The CDC has eased its guidance on mask wearing and other COVID-19 suggestions for summer camps, updating their recommendations for kids weeks after youth ages 12 to 15 were made eligible for vaccination.
What are the details?
The update released Friday points out that coronavirus vaccines in the U.S. are now approved for everyone age 12 and up, and says that camps where everyone is inoculated against the virus may safely ditch masks and social distancing entirely. Although vaccinated people do not need to wear masks, the CDC recommends that camps support those who choose to continue wearing a facial covering.
The Washington Examiner pointed out that kids ages 12 to 15 were just made eligible to receive the Pfizer vaccine on May 12. As of CDC stats today, nearly 60% of children 12 and older have received at least one jab — a number high enough that the CDC sees opportunities for a “pre-pandemic camp experience,” one official told The Washington Post.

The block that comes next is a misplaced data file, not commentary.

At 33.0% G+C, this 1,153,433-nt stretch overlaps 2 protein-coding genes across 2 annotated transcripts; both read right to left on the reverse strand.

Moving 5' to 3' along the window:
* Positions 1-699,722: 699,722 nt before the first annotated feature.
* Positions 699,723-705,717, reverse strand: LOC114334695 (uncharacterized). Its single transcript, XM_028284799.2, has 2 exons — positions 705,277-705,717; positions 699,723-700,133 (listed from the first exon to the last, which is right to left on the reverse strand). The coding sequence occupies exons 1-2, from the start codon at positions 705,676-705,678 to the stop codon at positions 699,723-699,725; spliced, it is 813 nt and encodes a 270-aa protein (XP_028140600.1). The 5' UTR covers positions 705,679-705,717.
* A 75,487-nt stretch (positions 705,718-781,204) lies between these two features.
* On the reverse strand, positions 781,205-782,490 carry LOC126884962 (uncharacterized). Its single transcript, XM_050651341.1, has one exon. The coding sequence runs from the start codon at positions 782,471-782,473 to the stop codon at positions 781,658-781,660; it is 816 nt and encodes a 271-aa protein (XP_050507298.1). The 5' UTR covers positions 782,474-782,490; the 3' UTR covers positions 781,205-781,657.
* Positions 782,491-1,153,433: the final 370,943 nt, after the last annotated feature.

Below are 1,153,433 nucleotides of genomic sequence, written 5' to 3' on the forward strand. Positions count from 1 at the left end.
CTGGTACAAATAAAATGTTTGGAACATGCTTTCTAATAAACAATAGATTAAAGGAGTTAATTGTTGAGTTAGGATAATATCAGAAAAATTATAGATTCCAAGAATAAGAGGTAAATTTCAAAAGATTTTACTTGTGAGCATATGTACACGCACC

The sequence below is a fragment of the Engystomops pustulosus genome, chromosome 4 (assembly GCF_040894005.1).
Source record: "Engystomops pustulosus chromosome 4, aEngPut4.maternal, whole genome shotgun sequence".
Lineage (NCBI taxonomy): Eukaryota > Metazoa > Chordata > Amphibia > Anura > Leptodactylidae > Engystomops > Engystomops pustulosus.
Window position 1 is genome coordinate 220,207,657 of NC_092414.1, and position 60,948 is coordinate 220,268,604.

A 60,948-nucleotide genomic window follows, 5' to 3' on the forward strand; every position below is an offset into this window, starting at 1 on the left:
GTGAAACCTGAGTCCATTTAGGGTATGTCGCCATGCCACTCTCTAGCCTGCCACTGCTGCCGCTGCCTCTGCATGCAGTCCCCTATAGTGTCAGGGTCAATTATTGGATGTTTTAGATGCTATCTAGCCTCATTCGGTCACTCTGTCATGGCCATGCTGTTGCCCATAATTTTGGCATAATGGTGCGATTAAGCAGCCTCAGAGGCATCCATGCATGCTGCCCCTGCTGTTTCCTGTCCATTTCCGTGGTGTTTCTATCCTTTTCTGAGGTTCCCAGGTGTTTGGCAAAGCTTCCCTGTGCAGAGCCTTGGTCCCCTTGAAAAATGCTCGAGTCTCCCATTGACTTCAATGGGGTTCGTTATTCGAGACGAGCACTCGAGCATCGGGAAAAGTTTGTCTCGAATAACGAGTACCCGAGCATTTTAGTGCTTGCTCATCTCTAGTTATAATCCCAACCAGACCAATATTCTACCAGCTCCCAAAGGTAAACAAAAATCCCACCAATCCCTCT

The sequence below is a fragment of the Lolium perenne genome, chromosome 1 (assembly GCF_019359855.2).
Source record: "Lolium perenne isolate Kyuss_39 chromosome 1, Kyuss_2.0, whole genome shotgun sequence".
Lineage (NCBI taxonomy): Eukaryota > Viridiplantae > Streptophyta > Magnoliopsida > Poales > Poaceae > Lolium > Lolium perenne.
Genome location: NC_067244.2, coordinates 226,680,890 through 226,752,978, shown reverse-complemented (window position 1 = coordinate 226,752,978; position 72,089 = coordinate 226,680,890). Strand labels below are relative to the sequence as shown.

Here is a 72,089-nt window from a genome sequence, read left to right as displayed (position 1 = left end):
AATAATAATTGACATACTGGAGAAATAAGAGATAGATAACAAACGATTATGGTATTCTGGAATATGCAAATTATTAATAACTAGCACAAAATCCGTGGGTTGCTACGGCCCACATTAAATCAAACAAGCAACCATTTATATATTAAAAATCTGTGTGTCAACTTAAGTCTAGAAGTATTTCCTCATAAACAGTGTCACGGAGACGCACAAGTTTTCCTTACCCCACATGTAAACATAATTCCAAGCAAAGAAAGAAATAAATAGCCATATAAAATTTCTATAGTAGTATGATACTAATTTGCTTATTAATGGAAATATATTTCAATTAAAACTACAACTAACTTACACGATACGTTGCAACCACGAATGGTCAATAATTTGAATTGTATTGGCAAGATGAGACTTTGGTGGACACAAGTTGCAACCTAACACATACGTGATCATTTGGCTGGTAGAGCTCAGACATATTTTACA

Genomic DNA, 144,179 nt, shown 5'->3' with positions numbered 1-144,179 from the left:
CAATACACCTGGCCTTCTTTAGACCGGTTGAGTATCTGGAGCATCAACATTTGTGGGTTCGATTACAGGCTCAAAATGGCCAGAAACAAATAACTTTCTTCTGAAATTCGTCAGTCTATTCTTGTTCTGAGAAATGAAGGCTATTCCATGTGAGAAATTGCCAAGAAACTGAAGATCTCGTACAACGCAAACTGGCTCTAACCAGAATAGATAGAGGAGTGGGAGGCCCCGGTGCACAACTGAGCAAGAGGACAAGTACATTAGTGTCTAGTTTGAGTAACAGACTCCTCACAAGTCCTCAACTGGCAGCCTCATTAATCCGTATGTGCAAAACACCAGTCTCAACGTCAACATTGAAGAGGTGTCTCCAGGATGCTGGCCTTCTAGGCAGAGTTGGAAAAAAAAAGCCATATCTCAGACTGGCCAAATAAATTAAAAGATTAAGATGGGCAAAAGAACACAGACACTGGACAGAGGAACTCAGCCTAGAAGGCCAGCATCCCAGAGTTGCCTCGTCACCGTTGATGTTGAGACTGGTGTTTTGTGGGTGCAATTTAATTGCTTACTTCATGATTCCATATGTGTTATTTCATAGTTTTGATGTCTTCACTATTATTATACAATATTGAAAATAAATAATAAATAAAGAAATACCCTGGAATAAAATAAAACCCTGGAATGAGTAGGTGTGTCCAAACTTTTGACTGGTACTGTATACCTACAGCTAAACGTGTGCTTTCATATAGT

“We have this whole group of adolescents who by mid- to late summer can be fully vaccinated,” CDC Community Interventions and Critical Populations Task Force team lead told the newspaper. “Camps are at a point where they can offer an opportunity to have a camp setting where everyone is fully vaccinated.”
For camps where not everyone is vaccinated — applying to every camp where kids under 12 are included — masks are still recommended by the feds indoors, but the CDC says that “in general, people do not need to wear masks when outdoors.” Still, unvaccinated people should where masks outside when in “sustained close contact” situations with others who are not inoculated, the agency says.
The Post reported that the CDC’s updated guidelines “remove some glaring inconsistencies between earlier camp recommendations that all staffers and campers wear masks and more recent announcements.”
Two weeks ago, the CDC announced that fully vaccinated Americans could return to mask-free living with a few exceptions, and their update for youth camps comes just as the summer sessions begin.